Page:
You could call it the motherlode of Klondike Gold Rush artifacts.
It's a massive trove of historic books, letters, journals and other objects, amassed over the years by a moneyed collector and now donated to the University of British Columbia (UBC).
"It's an extraordinary collection. There's nothing like it, because of its size, and the kind of material it covers, and also the years that it covers," said UBC librarian Susan Parker.
"There's thousands of different kinds of things — everything from photographs, to letters that people wrote home, you know, just an incredible array."
Most of the material dates from the years between 1894 and 1904, when Dawson City, Yukon, was transformed almost overnight from a small dot on the map to, for a time, the biggest Canadian city west of Winnipeg.
The collection was built over decades by Order of Canada member Phil Lind, who's the former right-hand man to the late telecommunications tycoon Ted Rogers, founder of Rogers Communications.
Lind's fascination with the Klondike Gold Rush is personal — his grandfather was a prospector in Yukon and Alaska even before the famous discovery was made that sparked the rush. After that strike on Bonanza Creek in 1896, Lind's grandfather made his way to Dawson to try his luck there alongside the other stampeders.
"I've collected a lot of stuff over the years of Yukon in that period of time," Lind said from his home in Toronto.
"So it's pretty good collection."
Lind decided to donate the collection so that it could be well-preserved, and accessible to more people. He said UBC expressed a lot of interest and seemed like the best home for it.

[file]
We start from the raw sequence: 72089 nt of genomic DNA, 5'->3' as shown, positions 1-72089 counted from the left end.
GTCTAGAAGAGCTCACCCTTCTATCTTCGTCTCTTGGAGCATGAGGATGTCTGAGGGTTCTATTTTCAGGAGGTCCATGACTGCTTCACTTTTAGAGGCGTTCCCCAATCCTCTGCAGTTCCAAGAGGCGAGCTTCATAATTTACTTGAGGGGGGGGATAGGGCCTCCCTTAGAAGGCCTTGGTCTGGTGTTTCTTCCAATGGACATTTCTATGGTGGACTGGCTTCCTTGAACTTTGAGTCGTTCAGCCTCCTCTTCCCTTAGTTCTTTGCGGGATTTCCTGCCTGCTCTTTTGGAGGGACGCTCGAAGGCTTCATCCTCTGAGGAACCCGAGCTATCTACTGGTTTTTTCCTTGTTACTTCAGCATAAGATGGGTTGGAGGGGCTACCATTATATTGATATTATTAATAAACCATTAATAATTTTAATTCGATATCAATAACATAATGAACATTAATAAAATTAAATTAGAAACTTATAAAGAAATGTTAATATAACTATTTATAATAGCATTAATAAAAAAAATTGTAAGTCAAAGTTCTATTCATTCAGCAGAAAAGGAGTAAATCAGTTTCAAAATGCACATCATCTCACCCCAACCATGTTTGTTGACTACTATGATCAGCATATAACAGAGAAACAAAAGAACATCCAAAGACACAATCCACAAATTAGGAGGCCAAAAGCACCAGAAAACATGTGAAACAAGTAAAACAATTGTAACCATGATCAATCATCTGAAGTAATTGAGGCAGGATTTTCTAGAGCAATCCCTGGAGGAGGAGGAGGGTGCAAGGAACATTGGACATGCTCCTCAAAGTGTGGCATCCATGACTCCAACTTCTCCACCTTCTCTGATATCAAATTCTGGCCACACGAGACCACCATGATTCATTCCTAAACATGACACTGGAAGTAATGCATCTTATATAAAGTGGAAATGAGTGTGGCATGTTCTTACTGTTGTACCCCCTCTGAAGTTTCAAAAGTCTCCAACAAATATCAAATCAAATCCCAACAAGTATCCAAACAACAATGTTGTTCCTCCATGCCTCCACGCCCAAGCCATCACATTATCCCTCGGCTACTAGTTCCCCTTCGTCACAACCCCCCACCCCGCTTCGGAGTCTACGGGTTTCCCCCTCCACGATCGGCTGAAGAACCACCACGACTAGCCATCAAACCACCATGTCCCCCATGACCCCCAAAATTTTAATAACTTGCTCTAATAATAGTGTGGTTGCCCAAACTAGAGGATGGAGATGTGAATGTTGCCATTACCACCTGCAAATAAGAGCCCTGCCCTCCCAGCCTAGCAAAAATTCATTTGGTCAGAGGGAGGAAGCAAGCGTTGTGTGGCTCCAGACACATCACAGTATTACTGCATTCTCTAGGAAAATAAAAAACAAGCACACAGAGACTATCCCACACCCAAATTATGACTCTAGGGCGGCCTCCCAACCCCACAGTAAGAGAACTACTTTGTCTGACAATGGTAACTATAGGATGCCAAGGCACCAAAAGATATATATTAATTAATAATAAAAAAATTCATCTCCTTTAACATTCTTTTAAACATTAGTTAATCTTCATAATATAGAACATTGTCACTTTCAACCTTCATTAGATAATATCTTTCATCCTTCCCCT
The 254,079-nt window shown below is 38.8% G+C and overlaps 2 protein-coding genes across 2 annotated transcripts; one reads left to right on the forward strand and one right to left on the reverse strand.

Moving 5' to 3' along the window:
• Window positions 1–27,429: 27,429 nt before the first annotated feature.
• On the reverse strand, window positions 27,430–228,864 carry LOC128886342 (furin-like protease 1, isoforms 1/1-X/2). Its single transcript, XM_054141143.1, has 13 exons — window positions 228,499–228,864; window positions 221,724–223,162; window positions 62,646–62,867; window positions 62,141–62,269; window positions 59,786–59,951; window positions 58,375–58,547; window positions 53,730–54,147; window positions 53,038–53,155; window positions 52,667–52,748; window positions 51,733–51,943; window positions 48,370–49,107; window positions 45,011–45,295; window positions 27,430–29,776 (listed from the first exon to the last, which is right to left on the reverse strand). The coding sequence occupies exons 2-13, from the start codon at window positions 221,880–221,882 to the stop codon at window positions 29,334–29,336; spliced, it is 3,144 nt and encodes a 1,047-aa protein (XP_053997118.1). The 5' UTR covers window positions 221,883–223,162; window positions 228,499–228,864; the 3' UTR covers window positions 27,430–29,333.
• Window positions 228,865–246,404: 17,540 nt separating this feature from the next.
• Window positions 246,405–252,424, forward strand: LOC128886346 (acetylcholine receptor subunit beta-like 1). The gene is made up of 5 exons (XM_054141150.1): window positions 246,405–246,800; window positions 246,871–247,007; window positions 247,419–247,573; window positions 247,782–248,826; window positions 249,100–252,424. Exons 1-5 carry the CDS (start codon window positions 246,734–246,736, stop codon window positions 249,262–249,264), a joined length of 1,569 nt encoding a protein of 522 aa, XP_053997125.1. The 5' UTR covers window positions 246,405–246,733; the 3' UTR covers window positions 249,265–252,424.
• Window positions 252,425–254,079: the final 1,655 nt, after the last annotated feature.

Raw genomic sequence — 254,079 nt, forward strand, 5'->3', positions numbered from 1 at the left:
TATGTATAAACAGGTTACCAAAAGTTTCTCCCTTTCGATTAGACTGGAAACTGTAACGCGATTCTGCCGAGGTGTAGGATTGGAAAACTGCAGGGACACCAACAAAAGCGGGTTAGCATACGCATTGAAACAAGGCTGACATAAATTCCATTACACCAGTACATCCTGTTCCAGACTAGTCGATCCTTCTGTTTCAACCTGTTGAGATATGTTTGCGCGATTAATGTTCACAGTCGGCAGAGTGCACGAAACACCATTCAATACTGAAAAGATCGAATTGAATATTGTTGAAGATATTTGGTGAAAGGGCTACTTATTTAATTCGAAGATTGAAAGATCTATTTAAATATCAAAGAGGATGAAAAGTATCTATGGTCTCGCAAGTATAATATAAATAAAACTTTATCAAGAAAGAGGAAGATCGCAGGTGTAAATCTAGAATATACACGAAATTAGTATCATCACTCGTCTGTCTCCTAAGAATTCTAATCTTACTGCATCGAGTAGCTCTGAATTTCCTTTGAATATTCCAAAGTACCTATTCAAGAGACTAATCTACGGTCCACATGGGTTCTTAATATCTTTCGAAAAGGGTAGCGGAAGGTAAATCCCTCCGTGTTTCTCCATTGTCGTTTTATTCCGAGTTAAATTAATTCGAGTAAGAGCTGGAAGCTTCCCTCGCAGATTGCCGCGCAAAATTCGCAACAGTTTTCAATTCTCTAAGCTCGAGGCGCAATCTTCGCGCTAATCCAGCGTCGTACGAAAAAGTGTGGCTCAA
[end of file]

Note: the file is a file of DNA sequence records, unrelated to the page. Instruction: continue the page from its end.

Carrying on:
He wants to see the material digitized and organized so it's easy to access and navigate. For Lind, the Klondike Gold Rush is a fascinating episode in Canadian history that's relatively forgotten by most people.
"I think it's important that people know more about that story," he said.
Parker says the collection is a welcome addition to UBC because the Klondike Gold Rush is not just Yukon history, but also B.C. history.
"The events around the Gold Rush brought more people to what is now B.C.," Parker said.
"Everybody who wanted to go to the Klondike and to the Yukon for gold had to go to Vancouver to get outfitted. So a lot of miners came through. And so there's a connection there."
She hopes to make some of it available online, soon — but it's going to take a bit more time to go through all the material and organize it.
"We're not exactly sure how long yet. We're working on understanding what that project would entail. And I think that our goal is to start making things available as soon as a year from now."
Along with the artifacts — valued at an estimated half-million dollars — Lind also donated $2 million to help UBC manage and preserve the collection.
Lind is happy that his decades of collecting might now add to what's known about a watershed era in northern history.
"It's just a great story," he said, "that's all there is to it."